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Empowering Teachers
 home >> Essentials for Reading Success: Components of Reading: Phonological Awareness

A Florida State University Center

Phonological Awareness

Phonological awareness involves the understanding that spoken language can be broken into smaller units: sentences into words, words into syllables, syllables into phonemes. Phonological awareness is a broad term that encompasses oral language skills in rhyming, alliteration, sentence segmentation, syllable blending and segmenting, onset-rime blending and segmenting, and phoneme blending and segmenting. Instruction in phonological awareness provides the foundational skills for understanding the relationship between letters and phonemes.
In typical schools, approximately 10-15 minutes per day should be dedicated to the development of phonological awareness skills in kindergarten. Schools that serve high proportions of students “at risk” for reading problems, because of poverty or lack of experience with the English language, may need to spend more time stimulating the development of phonemic awareness in order to ensure that all students make adequate progress in this area. Strong phonological awareness instruction incorporates explicit instruction, teacher modeling, guided practice, and independent practice of the skill. Phonological awareness skills progress from simple to complex by the difficulty level of the skill. At the highest, or most difficult, level of phonological awareness, which is referred to as phonemic awareness, students demonstrate the ability to hear, identify, and manipulate the individual sounds (phonemes) in words. While students are working toward mastery of less complex levels, they may begin to show beginning levels of skill on more complex levels.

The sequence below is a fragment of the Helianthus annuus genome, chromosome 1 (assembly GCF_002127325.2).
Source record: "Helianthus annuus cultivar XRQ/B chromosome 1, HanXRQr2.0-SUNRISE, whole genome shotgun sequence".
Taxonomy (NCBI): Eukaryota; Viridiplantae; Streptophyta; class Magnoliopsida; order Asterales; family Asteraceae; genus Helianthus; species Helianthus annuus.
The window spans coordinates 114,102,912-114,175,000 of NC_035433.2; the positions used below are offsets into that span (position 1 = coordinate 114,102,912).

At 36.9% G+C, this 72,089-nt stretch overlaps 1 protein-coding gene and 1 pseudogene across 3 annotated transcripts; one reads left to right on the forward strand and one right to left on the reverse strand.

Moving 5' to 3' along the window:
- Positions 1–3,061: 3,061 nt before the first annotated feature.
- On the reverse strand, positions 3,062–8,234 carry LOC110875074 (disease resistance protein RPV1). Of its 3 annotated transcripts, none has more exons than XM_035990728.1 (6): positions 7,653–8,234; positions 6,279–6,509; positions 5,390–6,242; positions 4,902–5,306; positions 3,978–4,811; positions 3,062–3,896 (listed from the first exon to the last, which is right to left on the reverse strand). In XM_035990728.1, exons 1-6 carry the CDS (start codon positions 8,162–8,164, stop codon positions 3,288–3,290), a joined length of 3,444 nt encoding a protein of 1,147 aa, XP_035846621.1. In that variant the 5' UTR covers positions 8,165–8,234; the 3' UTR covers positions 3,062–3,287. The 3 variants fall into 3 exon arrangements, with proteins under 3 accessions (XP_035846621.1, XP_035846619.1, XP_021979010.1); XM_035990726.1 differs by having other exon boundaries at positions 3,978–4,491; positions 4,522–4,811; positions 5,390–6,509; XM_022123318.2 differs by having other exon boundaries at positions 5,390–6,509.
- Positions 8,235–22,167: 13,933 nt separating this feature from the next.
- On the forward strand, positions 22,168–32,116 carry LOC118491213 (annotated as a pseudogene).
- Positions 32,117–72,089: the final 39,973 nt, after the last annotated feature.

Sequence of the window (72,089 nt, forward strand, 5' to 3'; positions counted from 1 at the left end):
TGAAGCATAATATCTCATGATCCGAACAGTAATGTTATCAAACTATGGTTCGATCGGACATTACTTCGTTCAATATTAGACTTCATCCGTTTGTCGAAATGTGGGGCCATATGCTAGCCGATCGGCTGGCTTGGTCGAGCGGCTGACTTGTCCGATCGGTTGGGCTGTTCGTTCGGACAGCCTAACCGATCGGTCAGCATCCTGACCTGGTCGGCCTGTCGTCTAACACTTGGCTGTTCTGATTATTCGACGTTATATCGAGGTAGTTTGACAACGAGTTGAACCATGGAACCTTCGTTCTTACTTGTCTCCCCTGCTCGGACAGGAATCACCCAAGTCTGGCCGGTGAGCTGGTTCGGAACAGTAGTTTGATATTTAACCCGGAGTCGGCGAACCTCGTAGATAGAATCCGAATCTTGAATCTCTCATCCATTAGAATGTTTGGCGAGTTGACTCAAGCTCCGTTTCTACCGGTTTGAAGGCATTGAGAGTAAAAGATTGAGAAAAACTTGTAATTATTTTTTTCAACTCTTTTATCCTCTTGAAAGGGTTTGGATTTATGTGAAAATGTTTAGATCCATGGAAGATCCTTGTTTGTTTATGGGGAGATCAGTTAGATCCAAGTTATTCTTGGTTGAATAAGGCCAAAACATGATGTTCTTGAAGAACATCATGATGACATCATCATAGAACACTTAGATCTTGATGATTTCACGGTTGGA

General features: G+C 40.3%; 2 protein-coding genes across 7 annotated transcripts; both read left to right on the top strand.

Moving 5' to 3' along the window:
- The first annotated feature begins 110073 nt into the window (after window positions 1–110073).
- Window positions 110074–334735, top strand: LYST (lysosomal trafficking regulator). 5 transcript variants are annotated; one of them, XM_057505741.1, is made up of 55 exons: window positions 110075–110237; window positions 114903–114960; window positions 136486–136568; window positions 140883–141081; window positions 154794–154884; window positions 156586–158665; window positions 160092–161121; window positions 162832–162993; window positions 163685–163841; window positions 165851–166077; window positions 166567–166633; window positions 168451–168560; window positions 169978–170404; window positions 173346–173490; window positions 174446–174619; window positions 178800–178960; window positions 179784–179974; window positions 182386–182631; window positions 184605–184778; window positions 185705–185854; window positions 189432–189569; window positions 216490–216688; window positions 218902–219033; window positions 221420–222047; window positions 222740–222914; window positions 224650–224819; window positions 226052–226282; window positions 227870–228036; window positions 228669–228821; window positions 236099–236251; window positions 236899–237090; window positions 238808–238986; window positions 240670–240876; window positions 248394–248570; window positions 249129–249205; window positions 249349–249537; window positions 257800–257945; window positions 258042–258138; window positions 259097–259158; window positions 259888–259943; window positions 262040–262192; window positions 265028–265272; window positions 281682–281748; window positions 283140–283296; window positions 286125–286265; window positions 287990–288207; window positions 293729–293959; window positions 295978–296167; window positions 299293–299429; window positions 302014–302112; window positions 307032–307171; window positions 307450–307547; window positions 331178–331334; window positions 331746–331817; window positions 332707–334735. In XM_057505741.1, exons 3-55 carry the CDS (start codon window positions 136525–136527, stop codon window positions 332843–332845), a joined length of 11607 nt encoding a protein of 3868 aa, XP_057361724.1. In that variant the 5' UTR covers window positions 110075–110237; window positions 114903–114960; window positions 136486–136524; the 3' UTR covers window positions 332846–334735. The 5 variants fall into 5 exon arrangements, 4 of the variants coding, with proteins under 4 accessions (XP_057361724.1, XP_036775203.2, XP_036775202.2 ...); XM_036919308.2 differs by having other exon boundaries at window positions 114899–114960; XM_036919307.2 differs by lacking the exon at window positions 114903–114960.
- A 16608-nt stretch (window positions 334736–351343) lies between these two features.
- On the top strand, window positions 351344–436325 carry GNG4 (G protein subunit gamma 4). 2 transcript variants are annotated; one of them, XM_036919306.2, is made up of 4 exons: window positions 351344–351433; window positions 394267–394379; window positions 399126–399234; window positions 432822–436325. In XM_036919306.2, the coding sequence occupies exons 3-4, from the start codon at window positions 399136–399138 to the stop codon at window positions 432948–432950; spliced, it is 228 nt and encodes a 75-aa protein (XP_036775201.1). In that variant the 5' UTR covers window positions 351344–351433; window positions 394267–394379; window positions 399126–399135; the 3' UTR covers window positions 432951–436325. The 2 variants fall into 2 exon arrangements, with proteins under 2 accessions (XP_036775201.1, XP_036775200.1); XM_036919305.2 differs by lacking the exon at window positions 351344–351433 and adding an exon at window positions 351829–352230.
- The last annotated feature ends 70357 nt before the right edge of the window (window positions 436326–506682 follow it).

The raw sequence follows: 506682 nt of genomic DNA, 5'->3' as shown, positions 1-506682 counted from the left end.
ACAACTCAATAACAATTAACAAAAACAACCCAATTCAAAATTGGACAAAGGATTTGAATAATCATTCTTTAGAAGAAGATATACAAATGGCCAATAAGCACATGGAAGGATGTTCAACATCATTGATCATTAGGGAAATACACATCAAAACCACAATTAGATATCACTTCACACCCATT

Phonological Awareness Continuum
As was explained above, phonological awareness exists on a continuum from simple to complex. This continuum has been illustrated below through examples of tasks that require different levels of phonological awareness.